In the evaluation of facial attractiveness, various factors are considered, such as expression, symmetry, and appearance of the teeth. Attractive persons are thought to be more capable, intelligent, responsible, and socially well integrated; they have more prestige and are happier and more successful than those who are less attractive. Starting with this premise, a question arises: Would dental esthetics have an influence on finding a job? Until now, no study in the literature has been concerned about evaluation of this requisite. Based on this premise, our aim in this study was to determine whether dental esthetics would have an influence on the perceptions of persons responsible for the human resources sectors of their companies regarding likelihood of hiring people, and their honesty, capacity to fulfill tasks, and intelligence, by analyzing photographs of smiling subjects.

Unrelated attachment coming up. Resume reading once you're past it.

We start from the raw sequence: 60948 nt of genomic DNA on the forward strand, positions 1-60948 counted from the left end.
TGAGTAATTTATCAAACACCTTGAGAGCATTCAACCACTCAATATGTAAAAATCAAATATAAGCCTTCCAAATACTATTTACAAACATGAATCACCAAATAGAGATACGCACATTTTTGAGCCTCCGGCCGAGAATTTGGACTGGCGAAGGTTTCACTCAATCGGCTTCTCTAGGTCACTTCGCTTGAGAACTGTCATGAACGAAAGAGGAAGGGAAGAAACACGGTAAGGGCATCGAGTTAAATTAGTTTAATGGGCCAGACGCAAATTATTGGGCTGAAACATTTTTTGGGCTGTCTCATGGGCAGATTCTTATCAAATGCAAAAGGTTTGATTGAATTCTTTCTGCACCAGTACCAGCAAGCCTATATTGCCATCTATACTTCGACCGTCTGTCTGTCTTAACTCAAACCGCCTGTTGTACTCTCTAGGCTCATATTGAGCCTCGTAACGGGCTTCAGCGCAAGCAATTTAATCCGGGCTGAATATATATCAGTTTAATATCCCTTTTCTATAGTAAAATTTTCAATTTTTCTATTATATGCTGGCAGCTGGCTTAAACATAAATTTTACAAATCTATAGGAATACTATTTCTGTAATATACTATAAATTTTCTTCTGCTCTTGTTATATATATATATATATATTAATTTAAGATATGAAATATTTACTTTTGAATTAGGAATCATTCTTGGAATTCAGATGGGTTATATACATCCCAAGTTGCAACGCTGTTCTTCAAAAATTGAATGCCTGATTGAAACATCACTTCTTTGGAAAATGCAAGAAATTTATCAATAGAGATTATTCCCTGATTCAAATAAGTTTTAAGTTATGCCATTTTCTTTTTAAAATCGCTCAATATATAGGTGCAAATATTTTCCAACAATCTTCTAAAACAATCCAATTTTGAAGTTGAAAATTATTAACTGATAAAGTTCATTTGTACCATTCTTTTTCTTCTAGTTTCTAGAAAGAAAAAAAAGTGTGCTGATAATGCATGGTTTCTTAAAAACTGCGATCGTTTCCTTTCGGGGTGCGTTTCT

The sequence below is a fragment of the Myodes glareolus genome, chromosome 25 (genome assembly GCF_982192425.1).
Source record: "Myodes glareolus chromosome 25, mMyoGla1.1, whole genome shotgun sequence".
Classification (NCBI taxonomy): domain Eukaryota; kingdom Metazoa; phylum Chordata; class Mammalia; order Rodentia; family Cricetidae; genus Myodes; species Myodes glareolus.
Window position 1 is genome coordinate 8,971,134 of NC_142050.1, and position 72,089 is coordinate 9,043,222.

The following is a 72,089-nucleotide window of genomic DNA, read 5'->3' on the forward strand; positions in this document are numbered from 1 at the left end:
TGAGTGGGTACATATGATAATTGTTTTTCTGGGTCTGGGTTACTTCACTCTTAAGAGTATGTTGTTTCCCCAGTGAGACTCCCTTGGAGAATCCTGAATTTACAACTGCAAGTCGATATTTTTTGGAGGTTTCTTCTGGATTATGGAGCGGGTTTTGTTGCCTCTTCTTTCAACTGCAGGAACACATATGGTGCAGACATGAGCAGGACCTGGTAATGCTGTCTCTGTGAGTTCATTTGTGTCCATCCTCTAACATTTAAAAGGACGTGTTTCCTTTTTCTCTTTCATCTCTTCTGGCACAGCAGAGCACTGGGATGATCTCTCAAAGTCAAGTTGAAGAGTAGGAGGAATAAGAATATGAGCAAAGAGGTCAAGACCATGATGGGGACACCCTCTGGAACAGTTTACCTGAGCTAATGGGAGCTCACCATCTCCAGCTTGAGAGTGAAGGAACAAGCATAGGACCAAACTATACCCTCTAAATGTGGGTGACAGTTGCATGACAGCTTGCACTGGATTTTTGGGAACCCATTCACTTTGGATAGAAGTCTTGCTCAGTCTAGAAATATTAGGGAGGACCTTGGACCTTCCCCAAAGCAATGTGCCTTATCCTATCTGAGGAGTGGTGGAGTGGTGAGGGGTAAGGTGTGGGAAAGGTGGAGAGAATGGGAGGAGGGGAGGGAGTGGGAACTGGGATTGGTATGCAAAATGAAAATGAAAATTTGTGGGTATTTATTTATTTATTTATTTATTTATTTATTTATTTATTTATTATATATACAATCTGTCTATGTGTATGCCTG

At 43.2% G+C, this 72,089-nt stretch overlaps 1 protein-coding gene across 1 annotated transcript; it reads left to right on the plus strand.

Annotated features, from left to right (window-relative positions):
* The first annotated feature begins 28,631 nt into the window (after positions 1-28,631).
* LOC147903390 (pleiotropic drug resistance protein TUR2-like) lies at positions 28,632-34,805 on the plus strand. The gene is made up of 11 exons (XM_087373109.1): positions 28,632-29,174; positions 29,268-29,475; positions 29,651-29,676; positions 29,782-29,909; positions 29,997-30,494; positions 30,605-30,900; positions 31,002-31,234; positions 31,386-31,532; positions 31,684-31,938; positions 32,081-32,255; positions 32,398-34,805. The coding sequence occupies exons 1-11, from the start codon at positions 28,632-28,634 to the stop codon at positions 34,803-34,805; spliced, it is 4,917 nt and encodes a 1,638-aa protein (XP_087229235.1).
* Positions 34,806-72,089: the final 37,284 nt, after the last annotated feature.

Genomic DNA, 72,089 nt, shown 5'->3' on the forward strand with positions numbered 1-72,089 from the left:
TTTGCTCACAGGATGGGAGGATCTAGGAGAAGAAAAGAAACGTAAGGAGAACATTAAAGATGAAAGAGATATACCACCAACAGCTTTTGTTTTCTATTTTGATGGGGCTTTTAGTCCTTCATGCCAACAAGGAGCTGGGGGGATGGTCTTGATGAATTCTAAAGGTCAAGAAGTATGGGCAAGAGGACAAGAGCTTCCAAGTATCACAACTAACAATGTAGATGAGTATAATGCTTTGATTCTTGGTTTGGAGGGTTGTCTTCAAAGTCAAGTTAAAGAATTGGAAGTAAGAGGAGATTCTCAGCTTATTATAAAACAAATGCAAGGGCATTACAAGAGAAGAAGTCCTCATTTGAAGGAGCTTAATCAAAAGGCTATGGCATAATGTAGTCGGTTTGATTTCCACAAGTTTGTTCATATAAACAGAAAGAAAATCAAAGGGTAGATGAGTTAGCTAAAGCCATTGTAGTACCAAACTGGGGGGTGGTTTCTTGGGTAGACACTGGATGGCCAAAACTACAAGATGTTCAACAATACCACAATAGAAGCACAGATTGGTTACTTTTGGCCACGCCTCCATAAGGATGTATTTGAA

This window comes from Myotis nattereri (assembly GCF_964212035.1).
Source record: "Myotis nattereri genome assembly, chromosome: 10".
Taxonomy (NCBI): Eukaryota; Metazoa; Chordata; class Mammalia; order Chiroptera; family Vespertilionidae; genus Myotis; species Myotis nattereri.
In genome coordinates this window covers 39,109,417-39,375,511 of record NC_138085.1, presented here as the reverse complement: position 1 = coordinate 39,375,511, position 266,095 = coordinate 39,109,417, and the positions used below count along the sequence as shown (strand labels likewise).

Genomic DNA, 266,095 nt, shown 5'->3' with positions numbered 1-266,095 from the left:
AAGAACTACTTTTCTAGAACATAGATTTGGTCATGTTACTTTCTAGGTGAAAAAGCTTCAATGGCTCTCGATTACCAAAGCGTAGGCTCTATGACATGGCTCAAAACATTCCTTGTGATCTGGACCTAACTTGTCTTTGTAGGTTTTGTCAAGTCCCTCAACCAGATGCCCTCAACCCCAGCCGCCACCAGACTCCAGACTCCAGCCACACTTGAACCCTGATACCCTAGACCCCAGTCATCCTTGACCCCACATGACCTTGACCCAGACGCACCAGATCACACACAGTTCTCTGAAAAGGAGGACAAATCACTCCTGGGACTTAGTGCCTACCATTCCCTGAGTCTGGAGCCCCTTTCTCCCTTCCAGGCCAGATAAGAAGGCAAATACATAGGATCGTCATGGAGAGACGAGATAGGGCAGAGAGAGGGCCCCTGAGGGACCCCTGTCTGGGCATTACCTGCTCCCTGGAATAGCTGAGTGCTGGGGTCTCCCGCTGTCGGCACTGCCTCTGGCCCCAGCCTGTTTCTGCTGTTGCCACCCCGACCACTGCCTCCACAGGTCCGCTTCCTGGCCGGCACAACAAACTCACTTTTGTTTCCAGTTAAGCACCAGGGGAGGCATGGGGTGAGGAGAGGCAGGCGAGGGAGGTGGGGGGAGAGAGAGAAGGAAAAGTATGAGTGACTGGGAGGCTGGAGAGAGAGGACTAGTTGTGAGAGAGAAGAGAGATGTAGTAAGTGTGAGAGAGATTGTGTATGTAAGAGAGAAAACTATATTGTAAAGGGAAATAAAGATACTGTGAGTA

Material and methods
This was a cross-sectional study conducted with persons in the human resource sectors (responsible for hiring staff) of commercial companies in the municipalities of Jequié and Vitória da Conquista, Bahia, Brazil. These companies are involved in commercial activities, selling products for personal use (clothing, shoes, and personal hygiene products). Before data collection began, the project was sent for approval by the research ethics committee of Southwest Bahia State University, and it received a favorable report (number 405.925). Before the survey began, all persons who answered the survey questionnaires and those whose images were used in the questionnaires signed the terms of free and informed consent with respect to the study in which they would participate. Those who ceded their images for use in the study knew and agreed to the modifications of their smiles.